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Wednesday, June 30

by the sea..

I don't live near the ocean, but I do live just a few blocks away from a Great Lake which sure as heck looks like an ocean because it goes on forever. Well, at least to Cleveland.

I know the simple joy of sitting at the edge of the surf,sifting sand through my fingers and letting cool waves lap at my toes. All of the kids at one time or another have been packed into the car, their feet on coolers of snacks, for a cheap afternoon in the waves. I have taught 4 dogs to swim, even though I prefer the wade out and flop down technique for myself. I have gone to the water when I needed to think or cry without interruption. I know the cycles of the Lake from Spring to Spring as well as I know my own heartbeat. I know when the ice forms and when it melts and when it gets warm enough to swim and when it gets too warm to be a respite from the heat. The sound and smell and feel of the Lake is part of me. The sailboats and windsurfers and tugs are a backdrop to everyday life.

All of this chatter is just to say that I know how this would feel if it was in my backyard

and it keeps me awake at night to think of it. Every day, video of the disaster, of the pumping well like a severed artery, of beautiful birds slicked with oil and unable to fly. Every day, for months. The beautiful waves, the life within them, soiled by greed and negligence.

Wind. Water. Sun. They don't spill or kill or leave waste we can't define.

Please. What are we waiting for?


Tuesday, June 29

maiden voyage

So, this past weekend was Roycroft, usually one of my best shows. Great selection of artisans in the Roycroft tradition on the grounds of the historic Roycroft campus. The Copper shop is usually open and antique dealers set up in a back corner. Across the street, an art show with painting and photography, etc. Bliss.

So, naturally, since it was perfect as is, it had to be changed. Long boring story short, construction on the main road forced some decisions and we wound up on the parking lot of an elementary school. I've whined enough about it for days now, so I will spare the blog from my petulance. It turned out OK although not stellar, but it was not the gem I look forward to every year. Nobody knows what will happen next year.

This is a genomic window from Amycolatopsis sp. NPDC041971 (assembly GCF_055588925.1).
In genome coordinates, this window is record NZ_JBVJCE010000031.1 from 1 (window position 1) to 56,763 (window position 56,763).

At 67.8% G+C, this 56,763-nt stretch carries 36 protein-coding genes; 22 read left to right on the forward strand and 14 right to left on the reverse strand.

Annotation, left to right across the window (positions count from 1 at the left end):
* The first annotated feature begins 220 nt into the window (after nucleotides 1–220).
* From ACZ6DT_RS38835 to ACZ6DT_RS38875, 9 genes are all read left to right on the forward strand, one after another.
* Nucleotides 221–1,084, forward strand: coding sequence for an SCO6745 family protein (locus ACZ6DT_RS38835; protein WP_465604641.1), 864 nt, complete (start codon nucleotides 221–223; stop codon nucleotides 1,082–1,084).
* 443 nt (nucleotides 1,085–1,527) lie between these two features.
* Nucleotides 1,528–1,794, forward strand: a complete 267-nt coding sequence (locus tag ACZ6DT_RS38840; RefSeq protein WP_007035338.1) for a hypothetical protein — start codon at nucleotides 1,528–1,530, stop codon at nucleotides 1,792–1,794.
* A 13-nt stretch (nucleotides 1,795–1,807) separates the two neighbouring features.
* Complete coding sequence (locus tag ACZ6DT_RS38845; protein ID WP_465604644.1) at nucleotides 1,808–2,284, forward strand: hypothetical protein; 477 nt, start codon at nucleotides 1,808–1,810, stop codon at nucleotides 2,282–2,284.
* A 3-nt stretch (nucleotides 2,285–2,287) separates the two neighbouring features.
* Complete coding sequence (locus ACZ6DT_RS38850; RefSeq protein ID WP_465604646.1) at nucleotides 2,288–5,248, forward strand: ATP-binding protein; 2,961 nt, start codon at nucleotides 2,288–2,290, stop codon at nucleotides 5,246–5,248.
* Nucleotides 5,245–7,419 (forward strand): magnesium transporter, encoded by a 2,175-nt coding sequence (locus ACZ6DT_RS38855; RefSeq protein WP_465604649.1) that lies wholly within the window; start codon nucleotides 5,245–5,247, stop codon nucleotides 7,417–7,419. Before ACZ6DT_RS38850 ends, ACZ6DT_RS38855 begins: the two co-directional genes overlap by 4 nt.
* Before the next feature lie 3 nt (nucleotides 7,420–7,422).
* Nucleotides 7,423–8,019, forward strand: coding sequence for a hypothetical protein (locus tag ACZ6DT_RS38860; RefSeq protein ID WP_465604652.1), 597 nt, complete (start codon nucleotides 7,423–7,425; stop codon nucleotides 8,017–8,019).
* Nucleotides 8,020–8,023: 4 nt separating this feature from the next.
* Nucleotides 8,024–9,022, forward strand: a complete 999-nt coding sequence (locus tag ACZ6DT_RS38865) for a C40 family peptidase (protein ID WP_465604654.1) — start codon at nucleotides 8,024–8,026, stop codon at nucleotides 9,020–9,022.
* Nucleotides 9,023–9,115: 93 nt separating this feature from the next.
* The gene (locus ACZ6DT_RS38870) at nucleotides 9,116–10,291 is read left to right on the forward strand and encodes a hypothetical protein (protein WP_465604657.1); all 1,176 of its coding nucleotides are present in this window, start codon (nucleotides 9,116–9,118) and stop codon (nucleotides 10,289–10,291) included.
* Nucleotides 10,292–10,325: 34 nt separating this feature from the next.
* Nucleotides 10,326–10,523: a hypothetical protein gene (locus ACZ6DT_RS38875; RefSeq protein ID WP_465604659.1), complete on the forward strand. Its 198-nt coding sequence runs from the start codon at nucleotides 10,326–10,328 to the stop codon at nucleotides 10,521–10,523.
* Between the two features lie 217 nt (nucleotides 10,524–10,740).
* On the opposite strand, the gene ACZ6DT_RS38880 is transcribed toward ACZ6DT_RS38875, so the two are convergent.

But! We got to use the new/old canopy for the first time. We only had a couple of missteps, like putting the top rails on the bottom, but these were things that made themselves apparent right away and were easy to fix. And I love it. I love the spaciousness of the tall ceiling free of the mechanism the pop-up has. Loved the heavy vinyl walls, so study compared to the nylon we had before. A wind kicked up late in the day and the new tent just sort of yawned while the pop-ups danced and fluttered.I almost wished for rain just to see how it would hold up, but I didnt want to wish that on my fellow carnies. I felt at home in my new space, comfortable and safe. What a difference.

There is still some tweaking to do on the display in general, but I think it is getting pretty good. Since I have a combination of things that need shelves and wall space and racks, it can get tricky.

And now no shows until the end of the month which is making my budget tremble. But it gives me time to build stock and visit the Long Island branch of the family and enjoy time with the youngest of our blended family, Max, who is visiting from Oregon for a few weeks. Such a gift. We haven't seen him since October.

Speaking of blended families and gifts, the 2nd oldest "blender", Harvest, presented the family with Jackson Riley yesterday.

It doesn't get much better. :)

Tuesday, June 22

romancing the hut

OK, so last month we schlepped down to Pittsburgh and bought a used Craft Hut canopy. I have been avoiding the "real" canopies since we started this odyssey into art show world a dozen or so years ago. Too expensive, too complicated. 4 cheap canopies and some scary storms storms later, we caved.

My first outdoor show of the year is this weekend. We had to drag the canopy out of the storage room and clean it up, set it up, organize the parts our way. Make sure we knew what we were doing. I was still a little concerned about setting it up. We are used to a pop up tent that has no parts to assemble. We are used to its idiosyncrasies. We've learned to live with its faults. While I envied others their fancy dancy "pro" canopies, I often felt happy to have the pop up when I would watch them laying out parts and assembling, especially in the rain. But I knew once the tents were up, there was no question who was safer, dryer, cozier.